Former priest Jonathan Graves jailed for 12 years for child sex and cruelty offences

Jonathan Graves committed the offences while a priest near Eastbourne

Jonathan Graves was found guilty of offences against two boys (police handout)

Monday, September 18, 2017

A priest found guilty of sex and cruelty offences in East Sussex has been jailed for 12 years.

Jonathan Graves, 60, committed the offences against two boys while he was a Church of England priest.

Graves, of Eastborne, was convicted last Thursday (September 14) after a nine-day trial and sentenced on Monday morning at Brighton Crown Court.

Graves was convicted of 12 sexual offences against the two boys, both of whom were known to him. The offences were committed while he worked at St Lukes Church near Eastbourne, in the Diocese of Chichester.

He was sentenced to eight years for two offences of indecent assault on a boy aged 11 to 13 between 1987 and 1990, two offences of indecency with that boy during the same period, and two offences of cruelty against that boy over the same period. 

Graves also was also sentenced to four years three offences of indecent assault, and three of cruelty against another boy, then aged between 12 and 15, between 1988 and 1992.

He was also be a registered sex offender for life and was issued with a Sexual Harm Prevention Order (SHPO) to last until further court notice, severely restricting his access to young children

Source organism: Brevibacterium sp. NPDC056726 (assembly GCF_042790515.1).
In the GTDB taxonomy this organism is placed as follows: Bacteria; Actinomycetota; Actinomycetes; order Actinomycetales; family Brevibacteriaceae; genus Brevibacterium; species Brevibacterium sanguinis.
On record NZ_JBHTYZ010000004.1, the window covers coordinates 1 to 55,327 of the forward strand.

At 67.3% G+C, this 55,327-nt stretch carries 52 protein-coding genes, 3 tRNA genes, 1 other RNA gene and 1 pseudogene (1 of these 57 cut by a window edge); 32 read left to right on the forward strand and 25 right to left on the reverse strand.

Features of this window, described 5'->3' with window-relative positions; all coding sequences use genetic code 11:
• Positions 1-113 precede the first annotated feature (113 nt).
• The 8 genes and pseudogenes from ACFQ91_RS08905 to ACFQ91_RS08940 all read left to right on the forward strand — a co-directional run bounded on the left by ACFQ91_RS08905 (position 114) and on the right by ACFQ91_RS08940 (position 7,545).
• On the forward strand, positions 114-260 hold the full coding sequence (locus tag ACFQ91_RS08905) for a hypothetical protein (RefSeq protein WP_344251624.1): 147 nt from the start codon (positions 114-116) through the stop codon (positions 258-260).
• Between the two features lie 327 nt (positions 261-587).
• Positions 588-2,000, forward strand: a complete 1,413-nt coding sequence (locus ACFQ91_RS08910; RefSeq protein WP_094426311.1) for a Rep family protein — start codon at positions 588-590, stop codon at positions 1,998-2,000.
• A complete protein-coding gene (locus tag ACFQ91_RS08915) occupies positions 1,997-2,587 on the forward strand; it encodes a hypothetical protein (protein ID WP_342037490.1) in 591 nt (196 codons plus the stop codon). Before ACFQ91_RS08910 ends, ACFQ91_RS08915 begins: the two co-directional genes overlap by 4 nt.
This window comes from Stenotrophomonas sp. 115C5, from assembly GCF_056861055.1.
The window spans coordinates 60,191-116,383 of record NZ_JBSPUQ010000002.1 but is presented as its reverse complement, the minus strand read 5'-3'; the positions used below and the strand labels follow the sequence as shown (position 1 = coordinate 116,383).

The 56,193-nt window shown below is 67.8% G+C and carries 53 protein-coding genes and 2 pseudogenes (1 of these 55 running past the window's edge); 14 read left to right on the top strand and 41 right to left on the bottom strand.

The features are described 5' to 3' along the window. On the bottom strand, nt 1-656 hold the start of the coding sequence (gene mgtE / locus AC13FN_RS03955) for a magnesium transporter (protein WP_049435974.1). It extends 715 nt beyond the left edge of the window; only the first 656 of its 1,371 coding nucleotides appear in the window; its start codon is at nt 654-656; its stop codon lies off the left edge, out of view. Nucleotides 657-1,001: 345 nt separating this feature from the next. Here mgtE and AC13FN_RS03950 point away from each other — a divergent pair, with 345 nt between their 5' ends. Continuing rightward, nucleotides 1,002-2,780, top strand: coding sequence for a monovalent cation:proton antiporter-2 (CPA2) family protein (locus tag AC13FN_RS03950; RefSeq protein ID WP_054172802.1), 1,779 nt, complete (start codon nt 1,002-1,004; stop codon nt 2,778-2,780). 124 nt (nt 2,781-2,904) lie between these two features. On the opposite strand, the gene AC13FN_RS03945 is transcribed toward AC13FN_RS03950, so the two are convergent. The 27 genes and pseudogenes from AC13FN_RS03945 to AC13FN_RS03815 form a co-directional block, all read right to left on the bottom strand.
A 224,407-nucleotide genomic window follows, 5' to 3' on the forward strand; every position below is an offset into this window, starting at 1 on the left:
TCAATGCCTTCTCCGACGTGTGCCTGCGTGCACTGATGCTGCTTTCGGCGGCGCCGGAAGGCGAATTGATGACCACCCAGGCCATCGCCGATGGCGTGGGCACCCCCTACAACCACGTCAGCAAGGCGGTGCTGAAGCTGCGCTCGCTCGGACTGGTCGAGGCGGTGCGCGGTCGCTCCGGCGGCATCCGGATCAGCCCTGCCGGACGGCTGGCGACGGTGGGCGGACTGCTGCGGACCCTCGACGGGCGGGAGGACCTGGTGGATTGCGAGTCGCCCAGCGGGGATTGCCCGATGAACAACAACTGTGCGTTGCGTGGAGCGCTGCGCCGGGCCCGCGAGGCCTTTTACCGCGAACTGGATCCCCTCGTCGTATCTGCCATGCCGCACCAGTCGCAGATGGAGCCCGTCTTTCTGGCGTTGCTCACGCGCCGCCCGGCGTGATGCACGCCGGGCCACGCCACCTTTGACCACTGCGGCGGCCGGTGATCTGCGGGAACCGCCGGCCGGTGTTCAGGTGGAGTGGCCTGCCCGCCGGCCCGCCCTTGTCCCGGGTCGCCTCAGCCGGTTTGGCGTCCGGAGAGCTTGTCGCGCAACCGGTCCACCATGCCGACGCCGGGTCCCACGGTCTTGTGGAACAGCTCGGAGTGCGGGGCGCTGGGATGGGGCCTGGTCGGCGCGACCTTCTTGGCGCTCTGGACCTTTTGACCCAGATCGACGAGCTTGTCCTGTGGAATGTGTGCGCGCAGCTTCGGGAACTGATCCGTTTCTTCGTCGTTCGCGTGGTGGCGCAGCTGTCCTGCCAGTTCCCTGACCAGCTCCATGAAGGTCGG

He was found not guilty of three offences on the first boy; of one offence against the second boy; and of an offence of indecent assault on a 50-year-old woman in 2002.

Detective Inspector Jon Gross of the Sussex Police Public Protection Command, said: “The past has caught up with Jonathan Graves. The evidence in this case has revealed how he used his position as a Reverend to select his victims and befriend them before callously abusing them for his own sexual gratification.

"His crimes have had a lasting impact upon those he abused. The hurt caused by the sexual abuse itself has undoubtedly been compounded by the psychological scars of the abuser being a trusted, and influential figure in each of the victims’ lives. 

"I have enormous admiration for the courage the victims have shown in coming forward to the police, and for remaining steadfast in seeing this matter through to conclusion.  I hope these verdicts bring some form of closure to them.

"I am also grateful to all those who have supported the police investigation and whose testimony contributed to a successful prosecution of these despicable offences.”

Baroness Elizabeth Butler-Sloss looked into the case of Jonathan Graves in 2010 as part of a review for the Diocese of Chichester looking at previous concerns about several priests.  The report was sent to Sussex Police in  2011. Following a review of all information held by the Diocese on the cases covered, the force began an investigation, Operation Perry, and Graves is the third and last of the priests to be convicted.